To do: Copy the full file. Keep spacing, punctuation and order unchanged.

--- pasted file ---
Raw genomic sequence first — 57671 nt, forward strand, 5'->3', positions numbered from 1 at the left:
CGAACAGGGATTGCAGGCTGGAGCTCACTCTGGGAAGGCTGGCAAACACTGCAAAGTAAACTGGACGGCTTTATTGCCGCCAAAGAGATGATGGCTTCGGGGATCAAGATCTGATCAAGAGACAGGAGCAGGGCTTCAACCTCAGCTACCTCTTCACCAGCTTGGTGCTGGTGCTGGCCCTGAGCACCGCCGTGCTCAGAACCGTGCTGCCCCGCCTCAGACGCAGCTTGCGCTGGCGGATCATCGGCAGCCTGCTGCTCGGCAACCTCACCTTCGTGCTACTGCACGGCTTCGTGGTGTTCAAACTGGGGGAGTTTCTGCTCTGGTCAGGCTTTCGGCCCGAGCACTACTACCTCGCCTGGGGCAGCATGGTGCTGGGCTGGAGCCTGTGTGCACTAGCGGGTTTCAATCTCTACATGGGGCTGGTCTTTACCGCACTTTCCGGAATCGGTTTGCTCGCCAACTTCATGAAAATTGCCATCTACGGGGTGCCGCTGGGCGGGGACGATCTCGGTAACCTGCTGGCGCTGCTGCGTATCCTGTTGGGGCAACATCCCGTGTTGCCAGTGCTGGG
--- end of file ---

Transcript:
Raw genomic sequence first — 57671 nt, forward strand, 5'->3', positions numbered from 1 at the left:
CGAACAGGGATTGCAGGCTGGAGCTCACTCTGGGAAGGCTGGCAAACACTGCAAAGTAAACTGGACGGCTTTATTGCCGCCAAAGAGATGATGGCTTCGGGGATCAAGATCTGATCAAGAGACAGGAGCAGGGCTTCAACCTCAGCTACCTCTTCACCAGCTTGGTGCTGGTGCTGGCCCTGAGCACCGCCGTGCTCAGAACCGTGCTGCCCCGCCTCAGACGCAGCTTGCGCTGGCGGATCATCGGCAGCCTGCTGCTCGGCAACCTCACCTTCGTGCTACTGCACGGCTTCGTGGTGTTCAAACTGGGGGAGTTTCTGCTCTGGTCAGGCTTTCGGCCCGAGCACTACTACCTCGCCTGGGGCAGCATGGTGCTGGGCTGGAGCCTGTGTGCACTAGCGGGTTTCAATCTCTACATGGGGCTGGTCTTTACCGCACTTTCCGGAATCGGTTTGCTCGCCAACTTCATGAAAATTGCCATCTACGGGGTGCCGCTGGGCGGGGACGATCTCGGTAACCTGCTGGCGCTGCTGCGTATCCTGTTGGGGCAACATCCCGTGTTGCCAGTGCTGGG